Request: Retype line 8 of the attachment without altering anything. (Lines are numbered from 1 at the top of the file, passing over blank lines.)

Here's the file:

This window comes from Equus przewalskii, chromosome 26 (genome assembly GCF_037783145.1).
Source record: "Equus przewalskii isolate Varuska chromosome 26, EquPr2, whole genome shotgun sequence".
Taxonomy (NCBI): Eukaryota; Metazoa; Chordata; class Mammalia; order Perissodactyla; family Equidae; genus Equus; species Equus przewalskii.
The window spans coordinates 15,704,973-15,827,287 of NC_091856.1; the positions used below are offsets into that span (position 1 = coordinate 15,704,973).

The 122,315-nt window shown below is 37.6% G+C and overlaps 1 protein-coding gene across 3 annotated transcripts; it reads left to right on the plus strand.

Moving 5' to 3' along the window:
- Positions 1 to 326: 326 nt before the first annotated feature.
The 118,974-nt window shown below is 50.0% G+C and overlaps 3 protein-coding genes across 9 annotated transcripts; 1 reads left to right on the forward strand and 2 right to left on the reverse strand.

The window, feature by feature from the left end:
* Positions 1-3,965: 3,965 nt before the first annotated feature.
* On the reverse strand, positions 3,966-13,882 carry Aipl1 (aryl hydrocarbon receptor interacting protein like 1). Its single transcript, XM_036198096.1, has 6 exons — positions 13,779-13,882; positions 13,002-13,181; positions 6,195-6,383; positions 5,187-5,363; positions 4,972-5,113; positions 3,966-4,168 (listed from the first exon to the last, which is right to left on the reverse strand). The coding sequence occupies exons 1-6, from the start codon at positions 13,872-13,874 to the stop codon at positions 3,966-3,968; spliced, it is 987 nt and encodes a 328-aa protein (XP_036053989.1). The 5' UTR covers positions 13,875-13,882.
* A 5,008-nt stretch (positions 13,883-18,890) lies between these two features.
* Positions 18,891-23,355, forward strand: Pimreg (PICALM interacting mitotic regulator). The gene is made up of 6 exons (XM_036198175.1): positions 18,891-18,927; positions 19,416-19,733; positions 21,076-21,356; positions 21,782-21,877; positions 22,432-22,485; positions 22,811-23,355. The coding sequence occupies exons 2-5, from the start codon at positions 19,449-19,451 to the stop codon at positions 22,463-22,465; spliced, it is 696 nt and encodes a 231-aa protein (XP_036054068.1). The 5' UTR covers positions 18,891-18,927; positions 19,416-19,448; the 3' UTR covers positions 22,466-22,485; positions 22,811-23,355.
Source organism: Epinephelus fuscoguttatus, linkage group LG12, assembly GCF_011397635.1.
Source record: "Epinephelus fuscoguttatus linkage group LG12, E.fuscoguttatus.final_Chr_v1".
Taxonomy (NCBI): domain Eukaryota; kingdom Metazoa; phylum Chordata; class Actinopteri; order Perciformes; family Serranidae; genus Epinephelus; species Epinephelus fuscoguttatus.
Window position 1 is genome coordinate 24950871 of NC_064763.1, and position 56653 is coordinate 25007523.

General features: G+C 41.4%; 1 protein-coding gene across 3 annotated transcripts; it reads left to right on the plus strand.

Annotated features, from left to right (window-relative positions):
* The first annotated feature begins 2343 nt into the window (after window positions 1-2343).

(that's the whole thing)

The 118,974-nt window shown below is 50.0% G+C and overlaps 3 protein-coding genes across 9 annotated transcripts; 1 reads left to right on the forward strand and 2 right to left on the reverse strand.